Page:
Burying the Dead During Advent: Asking “How” & Not “Why”

“When I closed the eyes of my dear little children and buried them, I felt sorrow through and through… People said to me, ‘It would be better to never have had them.’ I couldn’t stand such language. My children were not lost forever; life is short and full of miseries, and we shall find our little ones up above again.”

St. Zellie Martin

After a very risky and complicated identical twin pregnancy, my family and loved ones buried my niece Isabella born to heaven at 25 weeks. There are no pictures or videos of her funeral, but the memories and emotions are seared forever in my heart and mind. There are few words to adequately describe witnessing your eldest brother carry a tiny white casket out of the Chapel after his daughter’s funeral Mass or watch him place her int he ground. Or hold your niece and godchild for minutes while she cries into your wool coat. Or tell your teary eyed and recovering sister-in-law, “I’m so grateful you’re here, and I don’t take that for granted.” We could have experienced a double to triple funeral. And there is still the hopeful but unknown future for her sister Sara.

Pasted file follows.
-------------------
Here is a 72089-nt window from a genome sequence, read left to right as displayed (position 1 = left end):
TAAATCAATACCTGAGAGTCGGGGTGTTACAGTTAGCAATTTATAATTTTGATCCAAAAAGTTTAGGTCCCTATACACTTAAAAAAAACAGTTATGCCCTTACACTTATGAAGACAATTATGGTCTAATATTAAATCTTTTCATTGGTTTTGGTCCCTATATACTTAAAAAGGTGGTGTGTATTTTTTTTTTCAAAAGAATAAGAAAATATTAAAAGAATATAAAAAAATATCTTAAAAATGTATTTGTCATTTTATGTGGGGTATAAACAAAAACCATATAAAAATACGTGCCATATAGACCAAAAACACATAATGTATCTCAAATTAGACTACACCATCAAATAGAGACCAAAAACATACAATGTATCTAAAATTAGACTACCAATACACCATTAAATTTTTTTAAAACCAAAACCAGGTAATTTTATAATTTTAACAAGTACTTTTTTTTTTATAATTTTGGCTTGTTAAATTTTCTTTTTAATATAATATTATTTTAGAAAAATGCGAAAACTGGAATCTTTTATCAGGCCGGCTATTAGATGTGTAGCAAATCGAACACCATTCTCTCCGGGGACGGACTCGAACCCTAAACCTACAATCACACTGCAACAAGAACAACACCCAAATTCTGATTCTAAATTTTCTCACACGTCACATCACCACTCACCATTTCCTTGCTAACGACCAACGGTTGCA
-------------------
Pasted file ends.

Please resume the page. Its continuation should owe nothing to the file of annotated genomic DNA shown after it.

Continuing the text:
We did this together as a family and faith community. Withing the sacraments, we commended and entrusted this beautiful, precious girl to God. I’ve learned through the years not to ask “why” anymore but “how.” How has this child transformed our lives? How has this child reflected God? How have I responded to this gift? How can I act with compassion? Am I grateful for this life? Am I open to this life? Am I open to love- the love of a child? Yes.

Dear, Isabella, Aunt Hannah loves you and misses you. Your entire family loves and misses you. I hope to join you in Heaven someday. Requiem Aeternam, baby girl.

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